Article 4: The Inadequacy of the Light of Nature
There is, to be sure, a certain light of nature remaining in man after the fall, by virtue of which he retains some notions about God, natural things, and the difference between what is moral and immoral, and demonstrates a certain eagerness for virtue and for good outward behavior. But this light of nature is far from enabling man to come to a saving knowledge of God and conversion to him--so far, in fact, that man does not use it rightly even in matters of nature and society. Instead, in various ways he completely distorts this light, whatever its precise character, and suppresses it in unrighteousness. In doing so he renders himself without excuse before God.
The Reformed understanding of total depravity and total inability raises the nagging question about what happens to those who live apart from the light of Holy Scripture and who may have never heard the gospel. “What happens to the `innocent person’ in distant lands who has never heard the gospel of Jesus Christ?’
Arminians have historically charged that it is not fair for God to hold people accountable for Adam’s act of rebellion in Eden, therefore it is certainly not fair for God to hold those accountable for not believing in Christ who have never even heard the gospel. Recall that the Arminian has argued that prevenient grace is universal, so there must be some divine provision for those outside of Christ.
Therefore, the authors of the Canons now turn to the subject of the purpose and consequences of natural revelation, or the “light of nature.”
In light of the fact of total depravity, what does the Scripture say about natural revelation, or what is more commonly spoken of as general revelation? This is best done by contrasting the purpose of general revelation (“the light of nature”) and special revelation (Holy Scripture). Then we are in a position to ask “what do fallen men and women do with the knowledge of God they that derive from “general revelation”? Does general revelation lead men and women to a saving knowledge of Jesus Christ?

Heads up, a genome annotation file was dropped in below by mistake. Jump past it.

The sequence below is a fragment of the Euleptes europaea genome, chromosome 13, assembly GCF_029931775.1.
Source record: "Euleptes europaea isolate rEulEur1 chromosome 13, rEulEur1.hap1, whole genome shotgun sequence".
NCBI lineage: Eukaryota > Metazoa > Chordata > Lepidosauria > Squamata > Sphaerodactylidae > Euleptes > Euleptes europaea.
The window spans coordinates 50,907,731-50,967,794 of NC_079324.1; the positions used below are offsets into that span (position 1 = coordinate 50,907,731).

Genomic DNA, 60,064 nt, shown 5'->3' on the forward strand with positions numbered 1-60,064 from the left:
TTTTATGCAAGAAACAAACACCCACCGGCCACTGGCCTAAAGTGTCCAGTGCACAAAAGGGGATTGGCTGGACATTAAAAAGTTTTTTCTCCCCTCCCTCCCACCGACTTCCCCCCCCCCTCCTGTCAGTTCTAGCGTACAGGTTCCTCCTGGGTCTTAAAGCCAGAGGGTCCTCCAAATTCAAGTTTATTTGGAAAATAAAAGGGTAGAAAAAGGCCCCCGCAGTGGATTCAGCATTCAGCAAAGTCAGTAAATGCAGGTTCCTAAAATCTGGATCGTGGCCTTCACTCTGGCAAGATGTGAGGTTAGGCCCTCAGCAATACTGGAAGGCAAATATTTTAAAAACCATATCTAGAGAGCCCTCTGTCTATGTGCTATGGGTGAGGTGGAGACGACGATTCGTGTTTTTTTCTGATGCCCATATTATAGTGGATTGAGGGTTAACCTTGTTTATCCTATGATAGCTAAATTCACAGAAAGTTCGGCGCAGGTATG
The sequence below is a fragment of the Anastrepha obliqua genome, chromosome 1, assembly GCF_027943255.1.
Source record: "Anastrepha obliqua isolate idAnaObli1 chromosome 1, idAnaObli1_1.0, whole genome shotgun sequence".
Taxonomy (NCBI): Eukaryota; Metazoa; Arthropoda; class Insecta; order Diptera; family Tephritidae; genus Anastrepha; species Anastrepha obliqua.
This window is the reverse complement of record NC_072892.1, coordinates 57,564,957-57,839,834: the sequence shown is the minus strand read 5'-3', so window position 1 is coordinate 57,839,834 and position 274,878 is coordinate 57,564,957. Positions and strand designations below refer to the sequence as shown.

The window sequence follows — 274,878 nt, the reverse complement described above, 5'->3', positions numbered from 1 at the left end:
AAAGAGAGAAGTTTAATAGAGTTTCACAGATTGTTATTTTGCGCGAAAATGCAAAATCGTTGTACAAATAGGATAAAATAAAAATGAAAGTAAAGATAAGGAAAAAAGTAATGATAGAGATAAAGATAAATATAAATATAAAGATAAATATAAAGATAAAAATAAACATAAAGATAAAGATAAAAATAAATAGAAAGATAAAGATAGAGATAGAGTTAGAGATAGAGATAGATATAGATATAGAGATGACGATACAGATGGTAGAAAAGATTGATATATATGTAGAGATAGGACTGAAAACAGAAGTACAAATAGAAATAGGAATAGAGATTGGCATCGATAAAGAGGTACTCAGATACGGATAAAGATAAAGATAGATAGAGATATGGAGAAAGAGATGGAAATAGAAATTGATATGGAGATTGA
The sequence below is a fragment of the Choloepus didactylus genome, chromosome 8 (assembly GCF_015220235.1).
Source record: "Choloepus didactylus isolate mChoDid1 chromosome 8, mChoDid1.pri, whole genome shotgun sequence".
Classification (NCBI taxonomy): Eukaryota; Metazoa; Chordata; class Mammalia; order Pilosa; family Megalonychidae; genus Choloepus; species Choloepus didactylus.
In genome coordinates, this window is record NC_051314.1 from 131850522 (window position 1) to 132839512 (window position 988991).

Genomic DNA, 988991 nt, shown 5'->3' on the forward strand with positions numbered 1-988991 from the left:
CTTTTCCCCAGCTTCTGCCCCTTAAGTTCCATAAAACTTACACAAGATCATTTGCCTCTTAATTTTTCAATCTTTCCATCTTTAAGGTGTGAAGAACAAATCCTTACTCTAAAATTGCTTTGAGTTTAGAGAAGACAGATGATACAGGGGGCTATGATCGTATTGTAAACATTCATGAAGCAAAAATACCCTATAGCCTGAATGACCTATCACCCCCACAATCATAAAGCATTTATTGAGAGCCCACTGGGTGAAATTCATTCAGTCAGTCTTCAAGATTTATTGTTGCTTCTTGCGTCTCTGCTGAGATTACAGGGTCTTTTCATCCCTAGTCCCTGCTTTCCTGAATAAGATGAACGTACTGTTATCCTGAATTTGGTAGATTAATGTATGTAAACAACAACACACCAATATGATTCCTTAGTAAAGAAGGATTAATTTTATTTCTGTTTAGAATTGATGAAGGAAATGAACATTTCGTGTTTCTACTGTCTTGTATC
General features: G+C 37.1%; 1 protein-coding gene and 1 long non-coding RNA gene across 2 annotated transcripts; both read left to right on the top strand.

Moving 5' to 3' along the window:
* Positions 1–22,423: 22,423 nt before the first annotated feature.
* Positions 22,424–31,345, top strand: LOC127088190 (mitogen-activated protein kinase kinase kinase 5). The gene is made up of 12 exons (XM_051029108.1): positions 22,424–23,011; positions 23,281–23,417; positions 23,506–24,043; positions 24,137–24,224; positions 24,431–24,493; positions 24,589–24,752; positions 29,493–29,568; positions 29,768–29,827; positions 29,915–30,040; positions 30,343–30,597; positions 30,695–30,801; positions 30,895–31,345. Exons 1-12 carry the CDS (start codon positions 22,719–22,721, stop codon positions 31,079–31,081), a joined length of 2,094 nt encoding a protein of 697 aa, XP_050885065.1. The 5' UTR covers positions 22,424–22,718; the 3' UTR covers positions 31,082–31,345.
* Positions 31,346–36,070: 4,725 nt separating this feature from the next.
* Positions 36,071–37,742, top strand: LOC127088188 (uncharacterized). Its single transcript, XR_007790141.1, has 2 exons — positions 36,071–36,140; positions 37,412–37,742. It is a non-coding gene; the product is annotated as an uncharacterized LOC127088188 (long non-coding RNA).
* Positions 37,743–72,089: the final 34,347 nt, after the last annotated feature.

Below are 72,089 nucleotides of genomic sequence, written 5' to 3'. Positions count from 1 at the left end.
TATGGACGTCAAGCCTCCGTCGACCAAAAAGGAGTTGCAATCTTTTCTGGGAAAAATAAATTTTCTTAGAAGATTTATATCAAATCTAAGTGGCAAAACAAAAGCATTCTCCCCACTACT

First, according to general revelation, God’s power [δυναμις] and divinity [Θειοτης], are “made known” to all of Adam’s descendants universally, regardless of race, culture and geographical locale. According to Paul’s account of this from Romans 1:18-32, God is indeed known by all of Adam’s fallen race, without exception. General revelation is universal. But when we contrast this with special revelation, it is clear that the saving grace of God in Jesus Christ is only “made known” to his people, who are are given understanding of the Scriptures by the Holy Spirit and effectually called to faith in Jesus Christ through the preaching of the gospel.
Special revelation, then, is not universal, it is particular in a sense. While the gospel is to be taken to all nations—the evangelistic task of the church—only God’s people are granted faith in Christ and come to a saving understanding of God’s word.
Second, general revelation is given exclusively through the means of natural phenomena, or as Paul puts it in Romans 1:20, “through that which has been made.” That is, God makes himself known to all men and women through his creation and the natural order itself. This species of revelation is called “general” or “natural” revelation, for this very reason. Through this general revelation, all men and women do, in fact, know that God exists from the fact that all of creation itself testifies to God’s very existence and pushes all of humanity to acknowledge the creator.
Special revelation is, however, by way of contrast, distinctly supernatural and culminates in the Incarnation of the Lord Jesus Christ. Special revelation is directly connected to God’s redemptive acts and to the explanation of those redemptive acts in Holy Scripture, which—it is important to point out—itself is a distinctly redemptive act. Redemptive act and redemptive word are linked together in special revelation.